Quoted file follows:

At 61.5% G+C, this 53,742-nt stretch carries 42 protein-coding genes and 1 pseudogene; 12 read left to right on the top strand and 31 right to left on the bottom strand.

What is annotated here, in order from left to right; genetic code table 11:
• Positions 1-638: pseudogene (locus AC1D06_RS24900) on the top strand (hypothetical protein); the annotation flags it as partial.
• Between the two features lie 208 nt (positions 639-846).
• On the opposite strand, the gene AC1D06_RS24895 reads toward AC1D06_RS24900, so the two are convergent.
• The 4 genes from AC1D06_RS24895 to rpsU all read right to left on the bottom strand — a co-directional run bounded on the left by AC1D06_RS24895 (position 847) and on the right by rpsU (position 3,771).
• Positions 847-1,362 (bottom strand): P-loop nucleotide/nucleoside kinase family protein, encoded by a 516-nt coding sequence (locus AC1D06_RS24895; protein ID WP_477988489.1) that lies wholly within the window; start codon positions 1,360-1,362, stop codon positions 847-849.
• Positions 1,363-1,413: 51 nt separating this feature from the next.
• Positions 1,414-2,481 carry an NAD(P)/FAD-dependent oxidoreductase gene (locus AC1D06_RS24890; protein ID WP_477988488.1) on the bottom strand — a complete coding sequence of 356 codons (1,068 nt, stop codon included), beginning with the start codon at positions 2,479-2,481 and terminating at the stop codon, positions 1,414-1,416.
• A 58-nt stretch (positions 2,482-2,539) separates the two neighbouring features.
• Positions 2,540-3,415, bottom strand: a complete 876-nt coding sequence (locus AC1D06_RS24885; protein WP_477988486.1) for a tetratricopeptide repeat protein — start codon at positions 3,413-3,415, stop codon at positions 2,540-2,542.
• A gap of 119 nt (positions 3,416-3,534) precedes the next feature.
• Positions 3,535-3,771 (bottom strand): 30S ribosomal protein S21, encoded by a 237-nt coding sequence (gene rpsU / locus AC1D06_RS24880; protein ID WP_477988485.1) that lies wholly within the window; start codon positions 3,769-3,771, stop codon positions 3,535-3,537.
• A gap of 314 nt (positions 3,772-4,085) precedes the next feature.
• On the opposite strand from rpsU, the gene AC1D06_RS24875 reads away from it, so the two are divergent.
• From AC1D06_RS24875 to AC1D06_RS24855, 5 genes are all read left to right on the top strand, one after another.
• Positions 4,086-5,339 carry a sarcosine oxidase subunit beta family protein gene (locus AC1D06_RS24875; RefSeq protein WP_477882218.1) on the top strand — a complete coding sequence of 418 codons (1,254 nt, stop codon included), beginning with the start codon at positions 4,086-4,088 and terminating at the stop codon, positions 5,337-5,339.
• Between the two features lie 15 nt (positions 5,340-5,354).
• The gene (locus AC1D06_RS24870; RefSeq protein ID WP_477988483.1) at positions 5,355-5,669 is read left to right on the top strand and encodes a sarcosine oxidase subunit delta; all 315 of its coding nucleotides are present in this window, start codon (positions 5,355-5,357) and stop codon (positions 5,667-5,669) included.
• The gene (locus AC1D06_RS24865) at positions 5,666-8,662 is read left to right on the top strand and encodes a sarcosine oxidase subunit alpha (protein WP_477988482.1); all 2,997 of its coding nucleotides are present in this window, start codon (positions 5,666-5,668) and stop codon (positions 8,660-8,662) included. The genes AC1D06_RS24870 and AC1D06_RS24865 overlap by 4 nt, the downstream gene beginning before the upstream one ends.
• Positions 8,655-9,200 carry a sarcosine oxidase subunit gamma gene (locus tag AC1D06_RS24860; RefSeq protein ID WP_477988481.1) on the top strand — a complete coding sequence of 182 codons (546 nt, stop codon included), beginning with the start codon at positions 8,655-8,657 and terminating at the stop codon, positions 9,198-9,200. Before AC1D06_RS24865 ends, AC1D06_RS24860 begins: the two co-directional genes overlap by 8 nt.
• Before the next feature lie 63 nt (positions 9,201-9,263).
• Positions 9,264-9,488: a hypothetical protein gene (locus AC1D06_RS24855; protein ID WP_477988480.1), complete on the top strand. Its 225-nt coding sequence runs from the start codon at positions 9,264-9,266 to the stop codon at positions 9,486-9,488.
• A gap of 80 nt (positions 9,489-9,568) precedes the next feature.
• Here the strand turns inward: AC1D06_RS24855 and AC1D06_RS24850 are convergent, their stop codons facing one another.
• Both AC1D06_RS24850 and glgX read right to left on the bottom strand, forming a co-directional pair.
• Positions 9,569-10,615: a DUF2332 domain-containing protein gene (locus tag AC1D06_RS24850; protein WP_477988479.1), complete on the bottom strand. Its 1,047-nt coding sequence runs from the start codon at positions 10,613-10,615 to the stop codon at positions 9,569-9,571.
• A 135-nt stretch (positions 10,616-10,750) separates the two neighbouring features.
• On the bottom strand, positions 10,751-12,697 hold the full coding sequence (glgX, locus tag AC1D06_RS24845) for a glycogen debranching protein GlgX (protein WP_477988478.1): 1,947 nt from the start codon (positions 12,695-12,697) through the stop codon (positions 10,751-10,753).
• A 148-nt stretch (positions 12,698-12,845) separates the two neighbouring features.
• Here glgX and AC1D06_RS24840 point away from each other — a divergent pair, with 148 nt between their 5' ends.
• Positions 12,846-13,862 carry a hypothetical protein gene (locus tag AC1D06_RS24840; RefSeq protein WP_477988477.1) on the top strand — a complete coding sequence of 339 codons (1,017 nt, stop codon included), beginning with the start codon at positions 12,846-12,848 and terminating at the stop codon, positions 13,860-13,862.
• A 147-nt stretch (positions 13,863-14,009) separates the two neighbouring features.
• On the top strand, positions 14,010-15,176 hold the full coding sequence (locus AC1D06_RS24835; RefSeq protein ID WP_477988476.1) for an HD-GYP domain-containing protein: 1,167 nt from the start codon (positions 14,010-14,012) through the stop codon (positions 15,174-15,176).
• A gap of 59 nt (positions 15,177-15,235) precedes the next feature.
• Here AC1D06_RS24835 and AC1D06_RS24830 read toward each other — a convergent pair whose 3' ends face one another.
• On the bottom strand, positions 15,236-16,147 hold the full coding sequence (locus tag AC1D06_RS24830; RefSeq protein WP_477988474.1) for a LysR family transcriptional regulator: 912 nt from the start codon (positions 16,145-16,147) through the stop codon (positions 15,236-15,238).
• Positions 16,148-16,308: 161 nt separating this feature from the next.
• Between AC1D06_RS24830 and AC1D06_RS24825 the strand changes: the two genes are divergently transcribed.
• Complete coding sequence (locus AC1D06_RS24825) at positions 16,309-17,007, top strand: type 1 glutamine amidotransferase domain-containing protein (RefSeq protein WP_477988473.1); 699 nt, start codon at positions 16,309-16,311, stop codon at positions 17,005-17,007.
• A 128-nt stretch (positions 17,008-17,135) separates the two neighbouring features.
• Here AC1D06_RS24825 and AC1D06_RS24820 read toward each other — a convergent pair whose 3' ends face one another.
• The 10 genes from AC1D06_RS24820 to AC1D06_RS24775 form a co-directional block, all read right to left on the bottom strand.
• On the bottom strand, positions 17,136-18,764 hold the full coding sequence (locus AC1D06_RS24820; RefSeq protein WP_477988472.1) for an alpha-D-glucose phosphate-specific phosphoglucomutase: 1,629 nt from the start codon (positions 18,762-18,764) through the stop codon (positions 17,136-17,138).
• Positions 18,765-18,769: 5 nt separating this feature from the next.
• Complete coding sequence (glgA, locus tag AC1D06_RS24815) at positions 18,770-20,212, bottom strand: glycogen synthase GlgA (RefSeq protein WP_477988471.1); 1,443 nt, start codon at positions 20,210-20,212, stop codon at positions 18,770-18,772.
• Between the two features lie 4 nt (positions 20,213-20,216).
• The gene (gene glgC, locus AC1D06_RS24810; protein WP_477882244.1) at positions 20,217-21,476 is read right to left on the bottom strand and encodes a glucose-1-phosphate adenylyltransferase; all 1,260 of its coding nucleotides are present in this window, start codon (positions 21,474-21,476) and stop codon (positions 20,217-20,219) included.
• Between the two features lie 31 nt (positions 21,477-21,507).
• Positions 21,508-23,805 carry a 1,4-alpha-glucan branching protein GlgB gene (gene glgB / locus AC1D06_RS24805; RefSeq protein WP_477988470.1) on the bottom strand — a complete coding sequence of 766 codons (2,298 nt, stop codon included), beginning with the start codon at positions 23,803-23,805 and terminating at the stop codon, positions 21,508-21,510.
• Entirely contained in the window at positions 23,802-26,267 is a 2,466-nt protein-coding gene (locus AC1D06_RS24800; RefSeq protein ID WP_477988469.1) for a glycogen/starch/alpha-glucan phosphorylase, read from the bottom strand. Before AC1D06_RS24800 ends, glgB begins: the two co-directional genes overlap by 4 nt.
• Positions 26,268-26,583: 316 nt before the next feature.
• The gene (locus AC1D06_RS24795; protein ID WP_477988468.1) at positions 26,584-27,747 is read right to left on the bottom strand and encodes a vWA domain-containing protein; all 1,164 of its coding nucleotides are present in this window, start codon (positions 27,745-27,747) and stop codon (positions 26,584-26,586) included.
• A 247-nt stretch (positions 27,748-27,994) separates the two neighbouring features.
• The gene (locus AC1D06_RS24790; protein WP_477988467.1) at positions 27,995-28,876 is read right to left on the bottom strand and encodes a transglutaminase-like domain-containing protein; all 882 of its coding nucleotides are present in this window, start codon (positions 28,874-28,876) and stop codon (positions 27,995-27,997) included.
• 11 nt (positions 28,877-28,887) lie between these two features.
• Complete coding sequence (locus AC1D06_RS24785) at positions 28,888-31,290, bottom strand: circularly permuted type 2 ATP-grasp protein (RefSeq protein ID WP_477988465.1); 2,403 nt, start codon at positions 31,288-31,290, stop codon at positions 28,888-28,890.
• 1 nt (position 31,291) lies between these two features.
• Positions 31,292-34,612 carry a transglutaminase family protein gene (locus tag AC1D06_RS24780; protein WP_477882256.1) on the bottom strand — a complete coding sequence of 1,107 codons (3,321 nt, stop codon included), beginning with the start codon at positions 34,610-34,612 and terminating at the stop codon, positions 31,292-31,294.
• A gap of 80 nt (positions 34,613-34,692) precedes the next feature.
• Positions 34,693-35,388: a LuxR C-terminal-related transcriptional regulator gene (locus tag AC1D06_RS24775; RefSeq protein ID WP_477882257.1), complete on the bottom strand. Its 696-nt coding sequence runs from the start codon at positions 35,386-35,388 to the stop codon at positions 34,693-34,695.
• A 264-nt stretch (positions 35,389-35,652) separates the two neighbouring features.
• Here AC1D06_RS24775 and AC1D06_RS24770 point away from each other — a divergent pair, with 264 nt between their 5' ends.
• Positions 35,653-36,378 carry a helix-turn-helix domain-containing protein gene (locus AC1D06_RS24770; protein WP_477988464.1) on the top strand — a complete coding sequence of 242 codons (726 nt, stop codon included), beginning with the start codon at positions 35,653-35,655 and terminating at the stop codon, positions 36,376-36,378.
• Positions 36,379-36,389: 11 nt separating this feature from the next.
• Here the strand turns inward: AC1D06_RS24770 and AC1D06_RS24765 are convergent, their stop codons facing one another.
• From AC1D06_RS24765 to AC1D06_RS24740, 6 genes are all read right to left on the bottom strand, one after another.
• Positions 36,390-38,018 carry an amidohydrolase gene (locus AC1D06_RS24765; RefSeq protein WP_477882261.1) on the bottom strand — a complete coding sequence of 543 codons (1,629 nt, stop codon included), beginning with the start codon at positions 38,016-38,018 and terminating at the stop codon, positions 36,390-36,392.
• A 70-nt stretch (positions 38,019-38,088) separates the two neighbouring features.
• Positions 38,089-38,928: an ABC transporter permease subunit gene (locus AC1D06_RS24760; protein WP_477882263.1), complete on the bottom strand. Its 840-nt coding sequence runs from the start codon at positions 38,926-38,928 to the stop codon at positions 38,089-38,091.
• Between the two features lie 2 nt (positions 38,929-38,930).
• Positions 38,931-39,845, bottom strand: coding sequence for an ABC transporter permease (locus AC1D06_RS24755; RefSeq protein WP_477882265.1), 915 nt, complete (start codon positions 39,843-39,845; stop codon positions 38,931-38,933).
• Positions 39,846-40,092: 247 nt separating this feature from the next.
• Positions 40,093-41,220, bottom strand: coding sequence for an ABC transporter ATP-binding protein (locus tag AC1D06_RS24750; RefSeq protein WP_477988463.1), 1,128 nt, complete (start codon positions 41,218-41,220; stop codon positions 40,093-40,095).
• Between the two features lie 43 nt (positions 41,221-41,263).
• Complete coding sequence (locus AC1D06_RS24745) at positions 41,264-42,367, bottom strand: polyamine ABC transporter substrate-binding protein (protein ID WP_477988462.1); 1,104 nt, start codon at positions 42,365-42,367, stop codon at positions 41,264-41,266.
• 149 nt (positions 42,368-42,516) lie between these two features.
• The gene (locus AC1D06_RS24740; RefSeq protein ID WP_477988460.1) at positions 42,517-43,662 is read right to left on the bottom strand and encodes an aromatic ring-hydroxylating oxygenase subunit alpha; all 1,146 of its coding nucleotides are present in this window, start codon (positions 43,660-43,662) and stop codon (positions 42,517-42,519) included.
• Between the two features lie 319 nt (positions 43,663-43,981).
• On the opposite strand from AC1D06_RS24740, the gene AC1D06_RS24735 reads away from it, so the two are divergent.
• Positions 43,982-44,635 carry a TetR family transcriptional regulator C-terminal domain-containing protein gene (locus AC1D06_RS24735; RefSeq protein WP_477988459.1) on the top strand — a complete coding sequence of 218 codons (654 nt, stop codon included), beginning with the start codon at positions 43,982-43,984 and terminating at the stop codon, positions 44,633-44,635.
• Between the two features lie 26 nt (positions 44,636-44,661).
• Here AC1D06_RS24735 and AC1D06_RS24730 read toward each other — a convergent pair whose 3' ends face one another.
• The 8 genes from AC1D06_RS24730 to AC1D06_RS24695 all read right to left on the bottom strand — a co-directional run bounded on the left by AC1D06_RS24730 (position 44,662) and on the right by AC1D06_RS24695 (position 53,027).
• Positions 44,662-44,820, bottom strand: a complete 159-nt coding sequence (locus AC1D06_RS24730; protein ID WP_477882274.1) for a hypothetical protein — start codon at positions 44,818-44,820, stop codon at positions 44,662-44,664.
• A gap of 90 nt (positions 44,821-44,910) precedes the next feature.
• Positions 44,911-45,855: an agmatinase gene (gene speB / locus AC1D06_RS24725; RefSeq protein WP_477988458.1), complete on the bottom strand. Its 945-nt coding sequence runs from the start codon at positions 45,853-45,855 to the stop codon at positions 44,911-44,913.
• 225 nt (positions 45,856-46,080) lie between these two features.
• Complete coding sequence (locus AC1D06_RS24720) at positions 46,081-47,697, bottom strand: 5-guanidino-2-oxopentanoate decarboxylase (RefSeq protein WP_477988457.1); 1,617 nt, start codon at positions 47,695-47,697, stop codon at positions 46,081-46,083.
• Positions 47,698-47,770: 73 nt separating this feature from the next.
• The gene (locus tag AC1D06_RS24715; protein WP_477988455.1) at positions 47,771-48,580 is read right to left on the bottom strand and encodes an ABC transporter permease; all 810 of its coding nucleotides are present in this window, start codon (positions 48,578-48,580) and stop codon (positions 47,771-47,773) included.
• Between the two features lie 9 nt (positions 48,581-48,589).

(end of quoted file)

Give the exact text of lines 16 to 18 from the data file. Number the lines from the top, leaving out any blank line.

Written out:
• From AC1D06_RS24875 to AC1D06_RS24855, 5 genes are all read left to right on the top strand, one after another.
• Positions 4,086-5,339 carry a sarcosine oxidase subunit beta family protein gene (locus AC1D06_RS24875; RefSeq protein WP_477882218.1) on the top strand — a complete coding sequence of 418 codons (1,254 nt, stop codon included), beginning with the start codon at positions 4,086-4,088 and terminating at the stop codon, positions 5,337-5,339.
• Between the two features lie 15 nt (positions 5,340-5,354).